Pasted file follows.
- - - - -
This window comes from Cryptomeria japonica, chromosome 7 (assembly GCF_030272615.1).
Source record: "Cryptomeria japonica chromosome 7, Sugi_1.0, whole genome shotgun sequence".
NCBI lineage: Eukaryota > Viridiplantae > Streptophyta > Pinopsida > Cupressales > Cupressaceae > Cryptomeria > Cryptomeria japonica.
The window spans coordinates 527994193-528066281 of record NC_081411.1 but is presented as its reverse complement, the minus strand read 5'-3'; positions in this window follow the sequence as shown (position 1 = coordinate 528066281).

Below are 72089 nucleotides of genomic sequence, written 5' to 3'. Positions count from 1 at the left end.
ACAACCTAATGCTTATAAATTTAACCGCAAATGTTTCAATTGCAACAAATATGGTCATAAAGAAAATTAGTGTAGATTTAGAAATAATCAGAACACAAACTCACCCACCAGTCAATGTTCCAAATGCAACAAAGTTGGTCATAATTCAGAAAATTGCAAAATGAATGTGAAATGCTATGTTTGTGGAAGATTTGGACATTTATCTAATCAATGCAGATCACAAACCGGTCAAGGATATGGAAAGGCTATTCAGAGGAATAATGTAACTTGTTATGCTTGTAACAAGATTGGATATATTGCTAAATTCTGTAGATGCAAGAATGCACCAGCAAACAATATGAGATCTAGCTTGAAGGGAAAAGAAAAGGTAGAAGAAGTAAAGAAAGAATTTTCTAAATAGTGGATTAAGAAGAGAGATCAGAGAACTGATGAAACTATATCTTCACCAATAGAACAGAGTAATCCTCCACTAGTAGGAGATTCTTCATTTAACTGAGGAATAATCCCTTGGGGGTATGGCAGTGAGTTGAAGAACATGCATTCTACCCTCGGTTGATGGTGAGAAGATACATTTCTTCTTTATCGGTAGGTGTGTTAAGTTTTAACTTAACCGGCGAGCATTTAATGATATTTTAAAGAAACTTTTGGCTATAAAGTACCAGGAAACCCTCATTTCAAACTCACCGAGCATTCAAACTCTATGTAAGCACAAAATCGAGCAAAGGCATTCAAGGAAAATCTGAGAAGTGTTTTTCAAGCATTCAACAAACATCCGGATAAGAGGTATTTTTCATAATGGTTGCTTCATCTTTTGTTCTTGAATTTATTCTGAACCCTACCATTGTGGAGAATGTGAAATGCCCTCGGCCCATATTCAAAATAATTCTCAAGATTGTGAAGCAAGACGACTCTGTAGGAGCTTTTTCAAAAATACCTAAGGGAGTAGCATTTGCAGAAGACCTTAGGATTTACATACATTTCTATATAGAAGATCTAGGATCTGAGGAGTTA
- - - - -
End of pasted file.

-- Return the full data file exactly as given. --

This window comes from Cryptomeria japonica, chromosome 7 (assembly GCF_030272615.1).
Source record: "Cryptomeria japonica chromosome 7, Sugi_1.0, whole genome shotgun sequence".
NCBI lineage: Eukaryota > Viridiplantae > Streptophyta > Pinopsida > Cupressales > Cupressaceae > Cryptomeria > Cryptomeria japonica.
The window spans coordinates 527994193-528066281 of record NC_081411.1 but is presented as its reverse complement, the minus strand read 5'-3'; positions in this window follow the sequence as shown (position 1 = coordinate 528066281).

Below are 72089 nucleotides of genomic sequence, written 5' to 3'. Positions count from 1 at the left end.
ACAACCTAATGCTTATAAATTTAACCGCAAATGTTTCAATTGCAACAAATATGGTCATAAAGAAAATTAGTGTAGATTTAGAAATAATCAGAACACAAACTCACCCACCAGTCAATGTTCCAAATGCAACAAAGTTGGTCATAATTCAGAAAATTGCAAAATGAATGTGAAATGCTATGTTTGTGGAAGATTTGGACATTTATCTAATCAATGCAGATCACAAACCGGTCAAGGATATGGAAAGGCTATTCAGAGGAATAATGTAACTTGTTATGCTTGTAACAAGATTGGATATATTGCTAAATTCTGTAGATGCAAGAATGCACCAGCAAACAATATGAGATCTAGCTTGAAGGGAAAAGAAAAGGTAGAAGAAGTAAAGAAAGAATTTTCTAAATAGTGGATTAAGAAGAGAGATCAGAGAACTGATGAAACTATATCTTCACCAATAGAACAGAGTAATCCTCCACTAGTAGGAGATTCTTCATTTAACTGAGGAATAATCCCTTGGGGGTATGGCAGTGAGTTGAAGAACATGCATTCTACCCTCGGTTGATGGTGAGAAGATACATTTCTTCTTTATCGGTAGGTGTGTTAAGTTTTAACTTAACCGGCGAGCATTTAATGATATTTTAAAGAAACTTTTGGCTATAAAGTACCAGGAAACCCTCATTTCAAACTCACCGAGCATTCAAACTCTATGTAAGCACAAAATCGAGCAAAGGCATTCAAGGAAAATCTGAGAAGTGTTTTTCAAGCATTCAACAAACATCCGGATAAGAGGTATTTTTCATAATGGTTGCTTCATCTTTTGTTCTTGAATTTATTCTGAACCCTACCATTGTGGAGAATGTGAAATGCCCTCGGCCCATATTCAAAATAATTCTCAAGATTGTGAAGCAAGACGACTCTGTAGGAGCTTTTTCAAAAATACCTAAGGGAGTAGCATTTGCAGAAGACCTTAGGATTTACATACATTTCTATATAGAAGATCTAGGATCTGAGGAGTTA